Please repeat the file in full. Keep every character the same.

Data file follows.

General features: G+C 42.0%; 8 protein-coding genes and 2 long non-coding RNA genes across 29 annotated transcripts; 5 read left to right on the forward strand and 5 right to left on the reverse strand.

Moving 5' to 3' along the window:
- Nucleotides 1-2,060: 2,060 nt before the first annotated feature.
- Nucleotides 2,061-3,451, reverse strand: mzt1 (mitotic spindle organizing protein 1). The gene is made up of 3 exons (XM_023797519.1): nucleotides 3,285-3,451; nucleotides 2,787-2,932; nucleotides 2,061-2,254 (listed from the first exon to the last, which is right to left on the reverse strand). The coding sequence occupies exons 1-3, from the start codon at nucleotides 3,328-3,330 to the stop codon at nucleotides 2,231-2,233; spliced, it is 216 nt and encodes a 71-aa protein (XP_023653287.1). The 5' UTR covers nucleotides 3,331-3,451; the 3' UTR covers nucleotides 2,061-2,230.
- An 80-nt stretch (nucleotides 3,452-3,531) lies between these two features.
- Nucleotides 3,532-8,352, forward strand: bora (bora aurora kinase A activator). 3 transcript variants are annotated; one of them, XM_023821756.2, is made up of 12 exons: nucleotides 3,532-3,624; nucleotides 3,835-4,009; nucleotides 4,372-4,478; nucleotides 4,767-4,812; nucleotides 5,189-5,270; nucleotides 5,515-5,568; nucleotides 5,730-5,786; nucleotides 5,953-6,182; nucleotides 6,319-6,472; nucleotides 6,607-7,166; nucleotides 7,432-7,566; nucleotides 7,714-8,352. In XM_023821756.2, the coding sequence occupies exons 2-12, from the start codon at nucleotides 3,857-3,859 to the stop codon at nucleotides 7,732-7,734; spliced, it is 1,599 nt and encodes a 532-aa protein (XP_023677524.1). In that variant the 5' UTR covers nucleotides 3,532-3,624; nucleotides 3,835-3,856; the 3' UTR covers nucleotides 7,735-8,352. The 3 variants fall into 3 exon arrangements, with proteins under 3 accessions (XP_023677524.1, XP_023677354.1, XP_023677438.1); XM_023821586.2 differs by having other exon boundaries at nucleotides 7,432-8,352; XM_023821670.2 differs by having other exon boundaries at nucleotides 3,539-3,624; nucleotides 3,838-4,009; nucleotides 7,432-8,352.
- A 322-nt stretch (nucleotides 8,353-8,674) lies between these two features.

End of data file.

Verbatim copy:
General features: G+C 42.0%; 8 protein-coding genes and 2 long non-coding RNA genes across 29 annotated transcripts; 5 read left to right on the forward strand and 5 right to left on the reverse strand.

Moving 5' to 3' along the window:
- Nucleotides 1-2,060: 2,060 nt before the first annotated feature.
- Nucleotides 2,061-3,451, reverse strand: mzt1 (mitotic spindle organizing protein 1). The gene is made up of 3 exons (XM_023797519.1): nucleotides 3,285-3,451; nucleotides 2,787-2,932; nucleotides 2,061-2,254 (listed from the first exon to the last, which is right to left on the reverse strand). The coding sequence occupies exons 1-3, from the start codon at nucleotides 3,328-3,330 to the stop codon at nucleotides 2,231-2,233; spliced, it is 216 nt and encodes a 71-aa protein (XP_023653287.1). The 5' UTR covers nucleotides 3,331-3,451; the 3' UTR covers nucleotides 2,061-2,230.
- An 80-nt stretch (nucleotides 3,452-3,531) lies between these two features.
- Nucleotides 3,532-8,352, forward strand: bora (bora aurora kinase A activator). 3 transcript variants are annotated; one of them, XM_023821756.2, is made up of 12 exons: nucleotides 3,532-3,624; nucleotides 3,835-4,009; nucleotides 4,372-4,478; nucleotides 4,767-4,812; nucleotides 5,189-5,270; nucleotides 5,515-5,568; nucleotides 5,730-5,786; nucleotides 5,953-6,182; nucleotides 6,319-6,472; nucleotides 6,607-7,166; nucleotides 7,432-7,566; nucleotides 7,714-8,352. In XM_023821756.2, the coding sequence occupies exons 2-12, from the start codon at nucleotides 3,857-3,859 to the stop codon at nucleotides 7,732-7,734; spliced, it is 1,599 nt and encodes a 532-aa protein (XP_023677524.1). In that variant the 5' UTR covers nucleotides 3,532-3,624; nucleotides 3,835-3,856; the 3' UTR covers nucleotides 7,735-8,352. The 3 variants fall into 3 exon arrangements, with proteins under 3 accessions (XP_023677524.1, XP_023677354.1, XP_023677438.1); XM_023821586.2 differs by having other exon boundaries at nucleotides 7,432-8,352; XM_023821670.2 differs by having other exon boundaries at nucleotides 3,539-3,624; nucleotides 3,838-4,009; nucleotides 7,432-8,352.
- A 322-nt stretch (nucleotides 8,353-8,674) lies between these two features.